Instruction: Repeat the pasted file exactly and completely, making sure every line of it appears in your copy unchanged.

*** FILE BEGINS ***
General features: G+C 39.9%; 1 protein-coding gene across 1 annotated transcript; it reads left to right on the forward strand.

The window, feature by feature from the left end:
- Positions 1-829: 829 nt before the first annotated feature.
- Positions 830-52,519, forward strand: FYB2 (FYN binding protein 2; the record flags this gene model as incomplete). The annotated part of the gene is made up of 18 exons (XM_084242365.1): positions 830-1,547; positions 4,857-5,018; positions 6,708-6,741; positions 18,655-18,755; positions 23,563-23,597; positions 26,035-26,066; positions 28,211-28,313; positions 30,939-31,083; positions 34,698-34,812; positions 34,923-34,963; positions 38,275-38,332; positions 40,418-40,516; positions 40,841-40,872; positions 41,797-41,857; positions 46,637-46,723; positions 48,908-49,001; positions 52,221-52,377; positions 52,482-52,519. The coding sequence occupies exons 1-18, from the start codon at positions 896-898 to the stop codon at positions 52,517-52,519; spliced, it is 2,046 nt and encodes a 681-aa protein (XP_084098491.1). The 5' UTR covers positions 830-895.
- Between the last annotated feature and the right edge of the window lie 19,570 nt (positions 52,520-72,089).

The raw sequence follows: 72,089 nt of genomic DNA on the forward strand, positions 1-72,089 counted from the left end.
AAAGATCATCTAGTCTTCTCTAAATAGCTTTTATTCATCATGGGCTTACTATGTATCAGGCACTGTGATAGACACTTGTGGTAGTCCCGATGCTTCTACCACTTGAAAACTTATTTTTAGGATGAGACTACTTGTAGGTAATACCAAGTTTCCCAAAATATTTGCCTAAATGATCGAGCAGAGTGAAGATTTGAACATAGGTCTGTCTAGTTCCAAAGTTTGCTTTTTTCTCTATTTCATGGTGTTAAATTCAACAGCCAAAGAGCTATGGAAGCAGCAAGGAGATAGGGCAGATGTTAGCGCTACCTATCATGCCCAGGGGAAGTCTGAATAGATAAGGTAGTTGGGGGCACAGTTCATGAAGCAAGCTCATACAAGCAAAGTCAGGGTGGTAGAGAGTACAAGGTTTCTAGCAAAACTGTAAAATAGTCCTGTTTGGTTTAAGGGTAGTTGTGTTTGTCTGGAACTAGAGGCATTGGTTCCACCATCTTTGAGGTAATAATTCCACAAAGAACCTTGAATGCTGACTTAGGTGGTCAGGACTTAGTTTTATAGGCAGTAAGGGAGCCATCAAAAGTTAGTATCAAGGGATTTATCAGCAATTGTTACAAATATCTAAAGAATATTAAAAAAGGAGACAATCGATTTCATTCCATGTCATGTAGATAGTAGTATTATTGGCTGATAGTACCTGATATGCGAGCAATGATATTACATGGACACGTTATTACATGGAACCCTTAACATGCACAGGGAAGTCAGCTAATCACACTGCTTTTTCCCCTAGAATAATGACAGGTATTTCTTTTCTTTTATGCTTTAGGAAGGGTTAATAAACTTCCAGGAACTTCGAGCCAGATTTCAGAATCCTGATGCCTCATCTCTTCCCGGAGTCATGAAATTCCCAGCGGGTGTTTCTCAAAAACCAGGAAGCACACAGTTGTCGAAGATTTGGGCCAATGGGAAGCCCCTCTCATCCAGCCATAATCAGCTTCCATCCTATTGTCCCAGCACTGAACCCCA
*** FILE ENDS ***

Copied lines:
General features: G+C 39.9%; 1 protein-coding gene across 1 annotated transcript; it reads left to right on the forward strand.

The window, feature by feature from the left end:
- Positions 1-829: 829 nt before the first annotated feature.
- Positions 830-52,519, forward strand: FYB2 (FYN binding protein 2; the record flags this gene model as incomplete). The annotated part of the gene is made up of 18 exons (XM_084242365.1): positions 830-1,547; positions 4,857-5,018; positions 6,708-6,741; positions 18,655-18,755; positions 23,563-23,597; positions 26,035-26,066; positions 28,211-28,313; positions 30,939-31,083; positions 34,698-34,812; positions 34,923-34,963; positions 38,275-38,332; positions 40,418-40,516; positions 40,841-40,872; positions 41,797-41,857; positions 46,637-46,723; positions 48,908-49,001; positions 52,221-52,377; positions 52,482-52,519. The coding sequence occupies exons 1-18, from the start codon at positions 896-898 to the stop codon at positions 52,517-52,519; spliced, it is 2,046 nt and encodes a 681-aa protein (XP_084098491.1). The 5' UTR covers positions 830-895.
- Between the last annotated feature and the right edge of the window lie 19,570 nt (positions 52,520-72,089).

The raw sequence follows: 72,089 nt of genomic DNA on the forward strand, positions 1-72,089 counted from the left end.
AAAGATCATCTAGTCTTCTCTAAATAGCTTTTATTCATCATGGGCTTACTATGTATCAGGCACTGTGATAGACACTTGTGGTAGTCCCGATGCTTCTACCACTTGAAAACTTATTTTTAGGATGAGACTACTTGTAGGTAATACCAAGTTTCCCAAAATATTTGCCTAAATGATCGAGCAGAGTGAAGATTTGAACATAGGTCTGTCTAGTTCCAAAGTTTGCTTTTTTCTCTATTTCATGGTGTTAAATTCAACAGCCAAAGAGCTATGGAAGCAGCAAGGAGATAGGGCAGATGTTAGCGCTACCTATCATGCCCAGGGGAAGTCTGAATAGATAAGGTAGTTGGGGGCACAGTTCATGAAGCAAGCTCATACAAGCAAAGTCAGGGTGGTAGAGAGTACAAGGTTTCTAGCAAAACTGTAAAATAGTCCTGTTTGGTTTAAGGGTAGTTGTGTTTGTCTGGAACTAGAGGCATTGGTTCCACCATCTTTGAGGTAATAATTCCACAAAGAACCTTGAATGCTGACTTAGGTGGTCAGGACTTAGTTTTATAGGCAGTAAGGGAGCCATCAAAAGTTAGTATCAAGGGATTTATCAGCAATTGTTACAAATATCTAAAGAATATTAAAAAAGGAGACAATCGATTTCATTCCATGTCATGTAGATAGTAGTATTATTGGCTGATAGTACCTGATATGCGAGCAATGATATTACATGGACACGTTATTACATGGAACCCTTAACATGCACAGGGAAGTCAGCTAATCACACTGCTTTTTCCCCTAGAATAATGACAGGTATTTCTTTTCTTTTATGCTTTAGGAAGGGTTAATAAACTTCCAGGAACTTCGAGCCAGATTTCAGAATCCTGATGCCTCATCTCTTCCCGGAGTCATGAAATTCCCAGCGGGTGTTTCTCAAAAACCAGGAAGCACACAGTTGTCGAAGATTTGGGCCAATGGGAAGCCCCTCTCATCCAGCCATAATCAGCTTCCATCCTATTGTCCCAGCACTGAACCCCA